TAMPA, Florida — Mitt Romney climbed back into the driver's seat Tuesday (January 31) with a big win in the Florida primary. Shortly after polls closed, CNN projected that Romney would win the state with 47 percent of the vote to Gingrich's 31 percent.
Thanks to his two solid debate appearances and his huge money advantage over Newt Gingrich, Romney seemed relaxed and confident in the 24 hours before the results came in when MTV News spent time trailing the campaign all over the state.
With more than 4 million GOP voters eligible to vote in the primary, early reports indicated that between 1.5 million and 2 million could cast votes. The win is an important one for Romney for several reasons. It erases the memory of his five-point loss to Senator John McCain in the 2008 Florida primary, and it also means that this time he scoops up all 50 delegates in the winner-takes-all state.
He was helped along by the massive infusion of cash for (mostly) negative ads attacking Gingrich funded by his own campaign and the Restore Our Future SuperPac, which outspent Gingrich and his allied Pac, Winning Our Future, by a 4-to-1 margin. Together, the men spent more than $20 million on the bruising battle in the important swing state with the highest foreclosure rate and one of the highest unemployment rates in the nation.
In a stark contrast to the three previous contests, according to CNN exit polls in Florida, Romney finally broke through to young voters (18-29), a group he had previously not clicked with. While Romney had reliably scored with older voters, in Florida, he won 39 percent of the youth votes to 26 percent for Congressman Ron Paul, 23 percent for Gingrich and 12 percent for Rick Santorum. In part, Paul lost his usual pull with young voters in the Sunshine State because Tuesday's contest was a "closed" primary, which meant that only registered Republicans, and not independents, could cast ballots. The Libertarian-leaning Paul did not spend much time campaigning in Florida, preferring to focus on the upcoming Nevada primary on Saturday. He came in a distant fourth place with just 7 percent of the vote, bested by former Pennsylvania Senator Santorum (13 percent), who was forced to quit campaigning over the weekend to attend to a sick child.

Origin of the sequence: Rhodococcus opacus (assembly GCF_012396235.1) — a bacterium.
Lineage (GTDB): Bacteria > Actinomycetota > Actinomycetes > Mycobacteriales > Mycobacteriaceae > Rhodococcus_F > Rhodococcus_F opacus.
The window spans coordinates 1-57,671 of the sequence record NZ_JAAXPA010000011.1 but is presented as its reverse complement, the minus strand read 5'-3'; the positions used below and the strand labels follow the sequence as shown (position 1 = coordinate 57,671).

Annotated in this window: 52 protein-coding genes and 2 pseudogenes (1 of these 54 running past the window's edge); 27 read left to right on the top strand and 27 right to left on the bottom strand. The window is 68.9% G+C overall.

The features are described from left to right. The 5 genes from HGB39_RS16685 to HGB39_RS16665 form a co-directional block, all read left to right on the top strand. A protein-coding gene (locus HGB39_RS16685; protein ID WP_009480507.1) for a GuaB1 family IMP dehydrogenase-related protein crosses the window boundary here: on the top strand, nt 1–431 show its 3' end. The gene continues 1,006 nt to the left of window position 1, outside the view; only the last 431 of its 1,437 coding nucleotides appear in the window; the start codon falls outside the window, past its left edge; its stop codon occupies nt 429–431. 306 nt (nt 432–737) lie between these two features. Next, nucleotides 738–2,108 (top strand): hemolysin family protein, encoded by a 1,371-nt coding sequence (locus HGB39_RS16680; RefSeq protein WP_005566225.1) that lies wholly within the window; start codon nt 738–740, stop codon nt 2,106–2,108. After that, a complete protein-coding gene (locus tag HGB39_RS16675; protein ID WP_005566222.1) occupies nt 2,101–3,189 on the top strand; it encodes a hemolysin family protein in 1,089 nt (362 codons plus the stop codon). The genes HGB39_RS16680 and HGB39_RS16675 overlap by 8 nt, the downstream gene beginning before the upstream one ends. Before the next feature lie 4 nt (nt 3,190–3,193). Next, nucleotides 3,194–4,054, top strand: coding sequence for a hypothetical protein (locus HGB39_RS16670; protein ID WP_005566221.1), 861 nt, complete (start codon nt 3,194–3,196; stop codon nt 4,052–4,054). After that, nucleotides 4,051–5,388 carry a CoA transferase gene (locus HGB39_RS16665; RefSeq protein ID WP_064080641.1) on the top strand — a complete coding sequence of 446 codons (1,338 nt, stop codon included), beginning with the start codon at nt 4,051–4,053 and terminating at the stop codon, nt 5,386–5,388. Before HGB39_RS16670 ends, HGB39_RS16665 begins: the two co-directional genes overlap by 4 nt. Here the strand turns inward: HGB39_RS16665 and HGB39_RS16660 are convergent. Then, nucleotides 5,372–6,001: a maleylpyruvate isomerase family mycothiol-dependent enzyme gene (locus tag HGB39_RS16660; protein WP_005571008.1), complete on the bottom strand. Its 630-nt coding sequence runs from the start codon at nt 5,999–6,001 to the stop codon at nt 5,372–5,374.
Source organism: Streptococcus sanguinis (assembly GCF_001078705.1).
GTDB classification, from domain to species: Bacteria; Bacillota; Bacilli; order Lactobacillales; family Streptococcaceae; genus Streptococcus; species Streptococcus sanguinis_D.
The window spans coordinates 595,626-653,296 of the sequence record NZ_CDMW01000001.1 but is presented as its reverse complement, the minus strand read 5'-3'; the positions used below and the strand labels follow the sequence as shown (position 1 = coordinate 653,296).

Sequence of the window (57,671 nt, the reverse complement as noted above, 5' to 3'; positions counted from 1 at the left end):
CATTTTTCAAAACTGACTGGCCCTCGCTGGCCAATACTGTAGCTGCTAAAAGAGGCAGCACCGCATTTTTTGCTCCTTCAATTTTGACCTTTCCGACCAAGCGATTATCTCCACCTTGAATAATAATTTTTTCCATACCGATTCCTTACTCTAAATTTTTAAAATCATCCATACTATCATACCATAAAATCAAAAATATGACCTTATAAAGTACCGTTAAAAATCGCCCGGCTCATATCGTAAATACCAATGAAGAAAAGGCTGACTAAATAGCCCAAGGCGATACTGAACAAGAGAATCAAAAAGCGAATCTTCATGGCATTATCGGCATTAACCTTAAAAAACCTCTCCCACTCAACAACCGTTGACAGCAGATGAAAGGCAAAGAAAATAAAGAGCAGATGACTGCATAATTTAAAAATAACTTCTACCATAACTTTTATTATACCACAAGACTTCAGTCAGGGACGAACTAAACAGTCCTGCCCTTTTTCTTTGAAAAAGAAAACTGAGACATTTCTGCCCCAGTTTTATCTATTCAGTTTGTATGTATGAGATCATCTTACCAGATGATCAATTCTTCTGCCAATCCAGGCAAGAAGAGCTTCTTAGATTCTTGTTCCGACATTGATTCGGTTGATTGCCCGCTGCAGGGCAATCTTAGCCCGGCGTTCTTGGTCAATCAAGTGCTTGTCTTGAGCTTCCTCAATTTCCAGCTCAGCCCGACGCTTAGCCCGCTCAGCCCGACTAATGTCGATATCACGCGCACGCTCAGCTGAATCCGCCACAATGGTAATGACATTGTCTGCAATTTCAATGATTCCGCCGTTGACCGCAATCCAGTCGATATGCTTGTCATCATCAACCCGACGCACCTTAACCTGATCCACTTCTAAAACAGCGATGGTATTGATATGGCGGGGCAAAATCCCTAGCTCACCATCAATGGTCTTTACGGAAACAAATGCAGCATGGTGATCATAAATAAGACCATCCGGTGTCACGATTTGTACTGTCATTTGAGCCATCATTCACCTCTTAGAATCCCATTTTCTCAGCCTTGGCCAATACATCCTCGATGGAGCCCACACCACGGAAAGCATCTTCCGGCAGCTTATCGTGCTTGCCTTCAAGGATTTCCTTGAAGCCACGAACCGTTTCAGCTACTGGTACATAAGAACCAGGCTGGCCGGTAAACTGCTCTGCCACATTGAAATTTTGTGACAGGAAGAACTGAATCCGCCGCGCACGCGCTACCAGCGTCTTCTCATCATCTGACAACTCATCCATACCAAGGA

There were also not early results on if the state's controversial new voter-registration laws had any impact on the turnout. Should they stay in place through the general election in November — there are currently several lawsuits attempting to overturn the laws — some voting-rights advocate worry they could have a suppressive effect on a number of traditionally Democrat-leaning voting blocs, including young and minority voters. The next contest takes place Saturday in Nevada.
MTV is on the scene in Florida! Check back for up-to-the-minute coverage of the primaries and stick with PowerOf12.org throughout the 2012 presidential election season.